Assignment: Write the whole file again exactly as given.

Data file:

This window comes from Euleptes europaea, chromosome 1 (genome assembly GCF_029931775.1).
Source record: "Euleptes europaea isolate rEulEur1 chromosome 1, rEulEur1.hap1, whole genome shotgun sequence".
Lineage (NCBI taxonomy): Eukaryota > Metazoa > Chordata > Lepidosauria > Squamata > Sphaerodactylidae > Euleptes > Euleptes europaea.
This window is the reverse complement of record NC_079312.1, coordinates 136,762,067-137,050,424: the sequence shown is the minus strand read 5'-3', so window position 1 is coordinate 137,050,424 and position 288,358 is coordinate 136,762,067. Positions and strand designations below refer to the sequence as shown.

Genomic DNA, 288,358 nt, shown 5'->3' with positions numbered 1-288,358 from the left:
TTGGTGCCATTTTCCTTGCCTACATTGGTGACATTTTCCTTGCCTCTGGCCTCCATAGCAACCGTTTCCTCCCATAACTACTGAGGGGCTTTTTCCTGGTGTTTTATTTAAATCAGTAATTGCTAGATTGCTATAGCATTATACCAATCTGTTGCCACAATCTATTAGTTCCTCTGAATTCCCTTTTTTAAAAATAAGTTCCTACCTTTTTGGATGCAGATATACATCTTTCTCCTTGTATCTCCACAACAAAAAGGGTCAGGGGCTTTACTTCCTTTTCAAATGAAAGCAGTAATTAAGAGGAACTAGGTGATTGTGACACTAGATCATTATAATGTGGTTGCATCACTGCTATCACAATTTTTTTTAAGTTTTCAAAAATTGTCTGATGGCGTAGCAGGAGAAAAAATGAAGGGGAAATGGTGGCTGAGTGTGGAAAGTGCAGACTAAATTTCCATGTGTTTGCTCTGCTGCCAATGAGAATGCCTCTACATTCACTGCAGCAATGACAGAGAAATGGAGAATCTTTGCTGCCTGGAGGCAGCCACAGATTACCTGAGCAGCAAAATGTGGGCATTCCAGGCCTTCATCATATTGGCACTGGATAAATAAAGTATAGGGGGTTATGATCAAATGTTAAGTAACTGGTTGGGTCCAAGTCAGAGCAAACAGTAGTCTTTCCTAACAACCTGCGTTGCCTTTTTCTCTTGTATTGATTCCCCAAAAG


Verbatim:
This window comes from Euleptes europaea, chromosome 1 (genome assembly GCF_029931775.1).
Source record: "Euleptes europaea isolate rEulEur1 chromosome 1, rEulEur1.hap1, whole genome shotgun sequence".
Lineage (NCBI taxonomy): Eukaryota > Metazoa > Chordata > Lepidosauria > Squamata > Sphaerodactylidae > Euleptes > Euleptes europaea.
This window is the reverse complement of record NC_079312.1, coordinates 136,762,067-137,050,424: the sequence shown is the minus strand read 5'-3', so window position 1 is coordinate 137,050,424 and position 288,358 is coordinate 136,762,067. Positions and strand designations below refer to the sequence as shown.

Genomic DNA, 288,358 nt, shown 5'->3' with positions numbered 1-288,358 from the left:
TTGGTGCCATTTTCCTTGCCTACATTGGTGACATTTTCCTTGCCTCTGGCCTCCATAGCAACCGTTTCCTCCCATAACTACTGAGGGGCTTTTTCCTGGTGTTTTATTTAAATCAGTAATTGCTAGATTGCTATAGCATTATACCAATCTGTTGCCACAATCTATTAGTTCCTCTGAATTCCCTTTTTTAAAAATAAGTTCCTACCTTTTTGGATGCAGATATACATCTTTCTCCTTGTATCTCCACAACAAAAAGGGTCAGGGGCTTTACTTCCTTTTCAAATGAAAGCAGTAATTAAGAGGAACTAGGTGATTGTGACACTAGATCATTATAATGTGGTTGCATCACTGCTATCACAATTTTTTTTAAGTTTTCAAAAATTGTCTGATGGCGTAGCAGGAGAAAAAATGAAGGGGAAATGGTGGCTGAGTGTGGAAAGTGCAGACTAAATTTCCATGTGTTTGCTCTGCTGCCAATGAGAATGCCTCTACATTCACTGCAGCAATGACAGAGAAATGGAGAATCTTTGCTGCCTGGAGGCAGCCACAGATTACCTGAGCAGCAAAATGTGGGCATTCCAGGCCTTCATCATATTGGCACTGGATAAATAAAGTATAGGGGGTTATGATCAAATGTTAAGTAACTGGTTGGGTCCAAGTCAGAGCAAACAGTAGTCTTTCCTAACAACCTGCGTTGCCTTTTTCTCTTGTATTGATTCCCCAAAAG